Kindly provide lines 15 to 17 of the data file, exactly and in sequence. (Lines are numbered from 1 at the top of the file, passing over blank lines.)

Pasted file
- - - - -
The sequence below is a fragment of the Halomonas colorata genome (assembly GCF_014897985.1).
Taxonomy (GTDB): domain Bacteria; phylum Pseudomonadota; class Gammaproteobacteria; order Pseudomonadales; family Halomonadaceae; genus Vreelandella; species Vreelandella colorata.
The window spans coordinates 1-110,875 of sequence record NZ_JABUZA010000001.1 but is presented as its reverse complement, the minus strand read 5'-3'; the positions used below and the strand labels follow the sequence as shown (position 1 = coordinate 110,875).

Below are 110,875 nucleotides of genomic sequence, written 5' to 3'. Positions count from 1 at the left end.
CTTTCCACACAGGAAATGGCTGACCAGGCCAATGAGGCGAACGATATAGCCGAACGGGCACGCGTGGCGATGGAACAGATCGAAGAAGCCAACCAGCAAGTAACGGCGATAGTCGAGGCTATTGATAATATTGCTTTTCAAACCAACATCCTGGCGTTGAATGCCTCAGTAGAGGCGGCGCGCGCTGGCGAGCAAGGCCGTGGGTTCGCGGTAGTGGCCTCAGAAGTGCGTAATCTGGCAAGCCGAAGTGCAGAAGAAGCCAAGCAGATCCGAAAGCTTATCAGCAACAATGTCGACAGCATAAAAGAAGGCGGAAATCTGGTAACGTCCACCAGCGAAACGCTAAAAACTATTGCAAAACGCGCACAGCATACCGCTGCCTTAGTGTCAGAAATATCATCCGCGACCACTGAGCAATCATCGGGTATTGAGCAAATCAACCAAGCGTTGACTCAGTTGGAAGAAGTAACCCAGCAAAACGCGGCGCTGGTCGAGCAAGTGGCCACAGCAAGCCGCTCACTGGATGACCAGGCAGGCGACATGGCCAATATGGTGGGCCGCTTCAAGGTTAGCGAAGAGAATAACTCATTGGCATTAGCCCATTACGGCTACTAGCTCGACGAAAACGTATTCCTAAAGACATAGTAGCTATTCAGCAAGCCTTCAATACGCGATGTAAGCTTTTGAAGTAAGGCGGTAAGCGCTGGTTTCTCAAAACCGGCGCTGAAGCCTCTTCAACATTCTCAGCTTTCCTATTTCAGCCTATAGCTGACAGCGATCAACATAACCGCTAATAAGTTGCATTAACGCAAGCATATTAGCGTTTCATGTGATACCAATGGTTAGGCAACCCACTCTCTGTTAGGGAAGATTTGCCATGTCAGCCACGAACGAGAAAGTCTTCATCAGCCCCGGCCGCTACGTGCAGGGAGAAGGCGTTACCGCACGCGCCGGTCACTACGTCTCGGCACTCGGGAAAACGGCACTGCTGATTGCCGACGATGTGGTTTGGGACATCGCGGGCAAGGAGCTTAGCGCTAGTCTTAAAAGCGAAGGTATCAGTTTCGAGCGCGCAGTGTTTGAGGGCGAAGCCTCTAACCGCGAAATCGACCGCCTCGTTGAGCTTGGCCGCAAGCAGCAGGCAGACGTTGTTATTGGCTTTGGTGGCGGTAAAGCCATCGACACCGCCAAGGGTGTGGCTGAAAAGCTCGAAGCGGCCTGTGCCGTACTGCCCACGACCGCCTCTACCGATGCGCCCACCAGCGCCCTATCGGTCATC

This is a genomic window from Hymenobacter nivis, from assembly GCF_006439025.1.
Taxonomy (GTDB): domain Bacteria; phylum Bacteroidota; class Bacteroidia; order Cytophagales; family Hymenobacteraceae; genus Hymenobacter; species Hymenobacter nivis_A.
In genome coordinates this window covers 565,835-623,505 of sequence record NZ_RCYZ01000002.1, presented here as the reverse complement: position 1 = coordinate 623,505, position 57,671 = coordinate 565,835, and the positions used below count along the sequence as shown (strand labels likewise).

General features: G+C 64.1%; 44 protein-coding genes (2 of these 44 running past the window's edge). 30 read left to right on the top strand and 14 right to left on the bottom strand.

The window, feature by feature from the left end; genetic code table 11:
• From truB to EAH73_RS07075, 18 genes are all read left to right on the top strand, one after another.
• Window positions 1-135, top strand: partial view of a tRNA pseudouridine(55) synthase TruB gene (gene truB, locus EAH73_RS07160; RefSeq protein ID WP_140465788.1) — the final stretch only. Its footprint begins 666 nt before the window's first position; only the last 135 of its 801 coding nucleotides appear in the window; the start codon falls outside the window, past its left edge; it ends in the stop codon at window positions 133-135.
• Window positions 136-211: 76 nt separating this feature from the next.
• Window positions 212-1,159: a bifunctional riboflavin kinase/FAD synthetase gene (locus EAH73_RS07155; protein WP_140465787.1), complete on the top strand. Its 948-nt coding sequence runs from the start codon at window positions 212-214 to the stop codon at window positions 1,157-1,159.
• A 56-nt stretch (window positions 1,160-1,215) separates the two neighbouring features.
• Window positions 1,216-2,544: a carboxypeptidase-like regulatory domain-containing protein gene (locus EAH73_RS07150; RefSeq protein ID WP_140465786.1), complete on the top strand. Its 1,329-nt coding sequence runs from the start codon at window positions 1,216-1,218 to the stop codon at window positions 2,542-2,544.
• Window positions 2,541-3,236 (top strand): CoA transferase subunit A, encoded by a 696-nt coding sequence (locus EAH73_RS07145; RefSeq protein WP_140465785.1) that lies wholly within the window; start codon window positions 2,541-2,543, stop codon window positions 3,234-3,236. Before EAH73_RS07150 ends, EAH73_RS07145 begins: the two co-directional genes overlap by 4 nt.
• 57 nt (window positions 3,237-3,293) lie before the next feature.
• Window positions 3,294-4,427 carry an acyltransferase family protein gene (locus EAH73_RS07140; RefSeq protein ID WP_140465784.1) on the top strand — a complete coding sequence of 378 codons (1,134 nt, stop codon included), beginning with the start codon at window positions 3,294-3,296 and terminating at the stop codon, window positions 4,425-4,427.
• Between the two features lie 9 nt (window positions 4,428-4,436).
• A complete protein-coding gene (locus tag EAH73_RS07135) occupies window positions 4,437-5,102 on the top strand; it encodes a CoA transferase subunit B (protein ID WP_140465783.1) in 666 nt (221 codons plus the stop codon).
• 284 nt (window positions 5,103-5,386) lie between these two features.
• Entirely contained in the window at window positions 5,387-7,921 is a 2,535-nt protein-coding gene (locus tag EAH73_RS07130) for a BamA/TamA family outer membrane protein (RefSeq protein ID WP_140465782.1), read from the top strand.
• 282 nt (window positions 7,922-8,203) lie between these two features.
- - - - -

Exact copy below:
• A 56-nt stretch (window positions 1,160-1,215) separates the two neighbouring features.
• Window positions 1,216-2,544: a carboxypeptidase-like regulatory domain-containing protein gene (locus EAH73_RS07150; RefSeq protein ID WP_140465786.1), complete on the top strand. Its 1,329-nt coding sequence runs from the start codon at window positions 1,216-1,218 to the stop codon at window positions 2,542-2,544.
• Window positions 2,541-3,236 (top strand): CoA transferase subunit A, encoded by a 696-nt coding sequence (locus EAH73_RS07145; RefSeq protein WP_140465785.1) that lies wholly within the window; start codon window positions 2,541-2,543, stop codon window positions 3,234-3,236. Before EAH73_RS07150 ends, EAH73_RS07145 begins: the two co-directional genes overlap by 4 nt.